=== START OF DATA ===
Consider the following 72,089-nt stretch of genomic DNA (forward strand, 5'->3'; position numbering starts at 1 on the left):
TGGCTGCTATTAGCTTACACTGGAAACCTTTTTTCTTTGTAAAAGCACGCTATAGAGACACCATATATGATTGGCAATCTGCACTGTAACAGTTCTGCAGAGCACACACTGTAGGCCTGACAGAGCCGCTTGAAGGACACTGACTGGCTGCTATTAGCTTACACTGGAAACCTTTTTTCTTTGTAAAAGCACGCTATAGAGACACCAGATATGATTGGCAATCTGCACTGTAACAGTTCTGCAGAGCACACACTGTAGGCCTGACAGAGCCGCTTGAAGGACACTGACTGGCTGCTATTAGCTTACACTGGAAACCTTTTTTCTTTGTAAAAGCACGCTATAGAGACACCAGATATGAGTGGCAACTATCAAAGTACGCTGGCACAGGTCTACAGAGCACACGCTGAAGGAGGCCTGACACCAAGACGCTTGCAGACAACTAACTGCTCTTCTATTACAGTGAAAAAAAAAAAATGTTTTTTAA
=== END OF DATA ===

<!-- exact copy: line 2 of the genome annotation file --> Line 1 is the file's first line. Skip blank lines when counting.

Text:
TGGCTGCTATTAGCTTACACTGGAAACCTTTTTTCTTTGTAAAAGCACGCTATAGAGACACCATATATGATTGGCAATCTGCACTGTAACAGTTCTGCAGAGCACACACTGTAGGCCTGACAGAGCCGCTTGAAGGACACTGACTGGCTGCTATTAGCTTACACTGGAAACCTTTTTTCTTTGTAAAAGCACGCTATAGAGACACCAGATATGATTGGCAATCTGCACTGTAACAGTTCTGCAGAGCACACACTGTAGGCCTGACAGAGCCGCTTGAAGGACACTGACTGGCTGCTATTAGCTTACACTGGAAACCTTTTTTCTTTGTAAAAGCACGCTATAGAGACACCAGATATGAGTGGCAACTATCAAAGTACGCTGGCACAGGTCTACAGAGCACACGCTGAAGGAGGCCTGACACCAAGACGCTTGCAGACAACTAACTGCTCTTCTATTACAGTGAAAAAAAAAAAATGTTTTTTAA